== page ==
Yet the series is currently being screened in Australia, leaving Australian babies vulnerable to parents who might believe that Verity’s method has merit.

Two sane methods, one crazy one
Dr Spock is the closest the series gets to a mainstream view, and the most flexible method of the three. Spock’s advice, popular in the 1960s, could be summarised as ‘almost anything goes’. Parents follow their instincts and do what’s right for them, for example deciding whether to breastfeed or not.

The other method, the Continuum Concept, was developed in the 1970s and is based on the writer’s observation of South American tribes in which mothers carried their babies around with them constantly, resulting in incredibly happy, well-adjusted babies and children.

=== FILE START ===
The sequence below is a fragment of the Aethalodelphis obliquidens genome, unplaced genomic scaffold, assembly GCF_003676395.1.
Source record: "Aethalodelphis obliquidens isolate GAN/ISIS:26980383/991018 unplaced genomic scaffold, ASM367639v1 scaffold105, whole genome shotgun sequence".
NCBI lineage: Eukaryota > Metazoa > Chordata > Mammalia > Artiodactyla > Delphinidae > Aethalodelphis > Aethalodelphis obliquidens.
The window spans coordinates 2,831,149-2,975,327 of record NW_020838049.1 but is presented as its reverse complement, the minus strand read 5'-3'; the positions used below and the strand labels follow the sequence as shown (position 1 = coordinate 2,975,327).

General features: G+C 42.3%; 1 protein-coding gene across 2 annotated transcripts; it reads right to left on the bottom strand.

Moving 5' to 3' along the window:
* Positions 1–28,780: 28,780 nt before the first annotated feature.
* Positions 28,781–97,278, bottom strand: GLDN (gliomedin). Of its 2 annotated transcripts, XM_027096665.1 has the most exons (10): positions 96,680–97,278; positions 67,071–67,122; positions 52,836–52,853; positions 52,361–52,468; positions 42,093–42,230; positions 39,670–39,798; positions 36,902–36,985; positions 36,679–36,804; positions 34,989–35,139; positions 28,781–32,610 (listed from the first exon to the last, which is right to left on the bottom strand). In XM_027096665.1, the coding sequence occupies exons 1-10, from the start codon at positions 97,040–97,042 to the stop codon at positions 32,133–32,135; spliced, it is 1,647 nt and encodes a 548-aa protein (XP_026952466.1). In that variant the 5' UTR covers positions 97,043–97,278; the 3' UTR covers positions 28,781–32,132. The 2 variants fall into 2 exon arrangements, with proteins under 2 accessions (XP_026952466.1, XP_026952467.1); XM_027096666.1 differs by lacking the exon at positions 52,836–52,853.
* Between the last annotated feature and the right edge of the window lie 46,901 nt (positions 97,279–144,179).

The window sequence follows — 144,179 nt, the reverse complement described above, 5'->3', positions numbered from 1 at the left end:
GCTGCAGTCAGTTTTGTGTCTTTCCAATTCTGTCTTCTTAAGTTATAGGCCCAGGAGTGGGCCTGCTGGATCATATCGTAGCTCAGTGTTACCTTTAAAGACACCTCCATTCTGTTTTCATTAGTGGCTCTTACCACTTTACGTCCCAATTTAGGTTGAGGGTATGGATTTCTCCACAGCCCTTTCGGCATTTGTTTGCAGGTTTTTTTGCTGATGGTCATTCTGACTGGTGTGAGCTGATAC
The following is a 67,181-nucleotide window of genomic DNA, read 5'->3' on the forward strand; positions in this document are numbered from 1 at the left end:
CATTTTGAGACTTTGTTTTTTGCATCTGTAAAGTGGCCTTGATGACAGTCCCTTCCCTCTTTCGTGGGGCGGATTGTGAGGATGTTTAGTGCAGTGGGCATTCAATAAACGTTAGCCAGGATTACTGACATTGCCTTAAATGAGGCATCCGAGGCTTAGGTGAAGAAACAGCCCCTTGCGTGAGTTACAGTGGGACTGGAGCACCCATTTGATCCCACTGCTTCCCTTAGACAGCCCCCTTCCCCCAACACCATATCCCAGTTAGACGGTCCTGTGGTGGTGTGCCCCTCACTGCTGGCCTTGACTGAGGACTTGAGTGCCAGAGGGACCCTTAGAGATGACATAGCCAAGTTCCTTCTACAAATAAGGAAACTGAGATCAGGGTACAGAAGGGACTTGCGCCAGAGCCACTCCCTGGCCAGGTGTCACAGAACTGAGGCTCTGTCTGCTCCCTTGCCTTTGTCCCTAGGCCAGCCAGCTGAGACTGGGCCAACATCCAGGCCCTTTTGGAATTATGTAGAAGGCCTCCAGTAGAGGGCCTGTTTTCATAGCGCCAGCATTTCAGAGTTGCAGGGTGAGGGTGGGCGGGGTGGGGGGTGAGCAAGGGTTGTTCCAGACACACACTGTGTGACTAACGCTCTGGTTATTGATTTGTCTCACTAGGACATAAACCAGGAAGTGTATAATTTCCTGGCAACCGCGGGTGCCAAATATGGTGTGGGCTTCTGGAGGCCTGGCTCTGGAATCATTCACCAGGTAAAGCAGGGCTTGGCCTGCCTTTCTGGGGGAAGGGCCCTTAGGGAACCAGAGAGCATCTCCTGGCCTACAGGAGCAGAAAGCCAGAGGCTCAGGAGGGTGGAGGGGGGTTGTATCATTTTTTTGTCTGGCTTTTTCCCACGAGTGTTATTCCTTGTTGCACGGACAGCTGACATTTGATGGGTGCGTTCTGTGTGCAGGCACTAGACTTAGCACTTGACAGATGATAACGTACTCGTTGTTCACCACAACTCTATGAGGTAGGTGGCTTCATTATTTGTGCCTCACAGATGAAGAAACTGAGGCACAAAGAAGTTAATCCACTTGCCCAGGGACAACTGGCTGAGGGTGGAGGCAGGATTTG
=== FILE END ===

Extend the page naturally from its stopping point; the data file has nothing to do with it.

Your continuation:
This method integrates the baby completely into the life of the mother (or any caregiver). She carries it around in a firm sling that allows her to do her household tasks, and breastfeeds on demand. She does not fuss over the baby but responds non-judgementally to its needs. The method is inflexible in that breastfeeding is mandatory. It also mandates that the baby sleep in the same bed as the parents so that it can feed whenever it’s hungry – considered dangerous by some as the baby could smother.

So far so uncontroversial, besides the sleeping arrangements dilemma. But the third method, based on a book by Truby King, is off the planet – a draconian, militaristic view that discourages bonding between parent and child and has been thoroughly scientifically discredited. Blogger Poor Pothecary has charted reactions to this method as practised on the program, including complaints from professional organisations.